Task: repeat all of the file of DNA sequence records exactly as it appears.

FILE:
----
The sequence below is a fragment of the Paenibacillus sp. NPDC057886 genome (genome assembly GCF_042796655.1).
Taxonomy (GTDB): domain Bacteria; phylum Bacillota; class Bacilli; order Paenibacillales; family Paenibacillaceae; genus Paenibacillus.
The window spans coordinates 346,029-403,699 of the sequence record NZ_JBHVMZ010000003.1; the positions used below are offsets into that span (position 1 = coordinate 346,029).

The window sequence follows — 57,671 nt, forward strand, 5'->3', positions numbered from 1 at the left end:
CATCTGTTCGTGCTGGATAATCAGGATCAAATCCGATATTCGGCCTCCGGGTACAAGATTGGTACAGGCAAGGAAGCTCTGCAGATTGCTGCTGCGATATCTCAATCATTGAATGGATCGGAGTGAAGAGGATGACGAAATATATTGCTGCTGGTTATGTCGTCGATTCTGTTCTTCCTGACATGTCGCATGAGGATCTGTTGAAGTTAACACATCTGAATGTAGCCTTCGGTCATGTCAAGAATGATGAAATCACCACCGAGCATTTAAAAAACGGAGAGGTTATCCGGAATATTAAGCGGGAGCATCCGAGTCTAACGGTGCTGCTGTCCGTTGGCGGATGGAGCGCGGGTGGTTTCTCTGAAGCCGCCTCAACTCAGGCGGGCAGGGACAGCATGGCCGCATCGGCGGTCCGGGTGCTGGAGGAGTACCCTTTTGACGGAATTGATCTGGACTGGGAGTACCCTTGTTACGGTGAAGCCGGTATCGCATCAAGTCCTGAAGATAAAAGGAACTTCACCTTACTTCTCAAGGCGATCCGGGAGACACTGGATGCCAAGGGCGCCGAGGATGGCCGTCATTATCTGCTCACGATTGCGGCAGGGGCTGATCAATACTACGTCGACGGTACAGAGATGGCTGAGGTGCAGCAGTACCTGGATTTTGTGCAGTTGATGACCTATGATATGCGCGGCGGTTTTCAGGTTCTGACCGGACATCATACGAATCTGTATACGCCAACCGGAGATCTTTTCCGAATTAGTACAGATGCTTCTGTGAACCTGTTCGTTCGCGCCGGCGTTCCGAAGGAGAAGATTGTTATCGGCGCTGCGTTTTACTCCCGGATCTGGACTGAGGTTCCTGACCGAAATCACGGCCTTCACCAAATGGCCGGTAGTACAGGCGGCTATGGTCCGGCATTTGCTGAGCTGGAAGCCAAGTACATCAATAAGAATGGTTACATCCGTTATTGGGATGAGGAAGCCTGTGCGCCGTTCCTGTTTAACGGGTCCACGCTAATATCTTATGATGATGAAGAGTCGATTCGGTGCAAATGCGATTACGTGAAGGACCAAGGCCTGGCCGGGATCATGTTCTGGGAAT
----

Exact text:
The sequence below is a fragment of the Paenibacillus sp. NPDC057886 genome (genome assembly GCF_042796655.1).
Taxonomy (GTDB): domain Bacteria; phylum Bacillota; class Bacilli; order Paenibacillales; family Paenibacillaceae; genus Paenibacillus.
The window spans coordinates 346,029-403,699 of the sequence record NZ_JBHVMZ010000003.1; the positions used below are offsets into that span (position 1 = coordinate 346,029).

The window sequence follows — 57,671 nt, forward strand, 5'->3', positions numbered from 1 at the left end:
CATCTGTTCGTGCTGGATAATCAGGATCAAATCCGATATTCGGCCTCCGGGTACAAGATTGGTACAGGCAAGGAAGCTCTGCAGATTGCTGCTGCGATATCTCAATCATTGAATGGATCGGAGTGAAGAGGATGACGAAATATATTGCTGCTGGTTATGTCGTCGATTCTGTTCTTCCTGACATGTCGCATGAGGATCTGTTGAAGTTAACACATCTGAATGTAGCCTTCGGTCATGTCAAGAATGATGAAATCACCACCGAGCATTTAAAAAACGGAGAGGTTATCCGGAATATTAAGCGGGAGCATCCGAGTCTAACGGTGCTGCTGTCCGTTGGCGGATGGAGCGCGGGTGGTTTCTCTGAAGCCGCCTCAACTCAGGCGGGCAGGGACAGCATGGCCGCATCGGCGGTCCGGGTGCTGGAGGAGTACCCTTTTGACGGAATTGATCTGGACTGGGAGTACCCTTGTTACGGTGAAGCCGGTATCGCATCAAGTCCTGAAGATAAAAGGAACTTCACCTTACTTCTCAAGGCGATCCGGGAGACACTGGATGCCAAGGGCGCCGAGGATGGCCGTCATTATCTGCTCACGATTGCGGCAGGGGCTGATCAATACTACGTCGACGGTACAGAGATGGCTGAGGTGCAGCAGTACCTGGATTTTGTGCAGTTGATGACCTATGATATGCGCGGCGGTTTTCAGGTTCTGACCGGACATCATACGAATCTGTATACGCCAACCGGAGATCTTTTCCGAATTAGTACAGATGCTTCTGTGAACCTGTTCGTTCGCGCCGGCGTTCCGAAGGAGAAGATTGTTATCGGCGCTGCGTTTTACTCCCGGATCTGGACTGAGGTTCCTGACCGAAATCACGGCCTTCACCAAATGGCCGGTAGTACAGGCGGCTATGGTCCGGCATTTGCTGAGCTGGAAGCCAAGTACATCAATAAGAATGGTTACATCCGTTATTGGGATGAGGAAGCCTGTGCGCCGTTCCTGTTTAACGGGTCCACGCTAATATCTTATGATGATGAAGAGTCGATTCGGTGCAAATGCGATTACGTGAAGGACCAAGGCCTGGCCGGGATCATGTTCTGGGAAT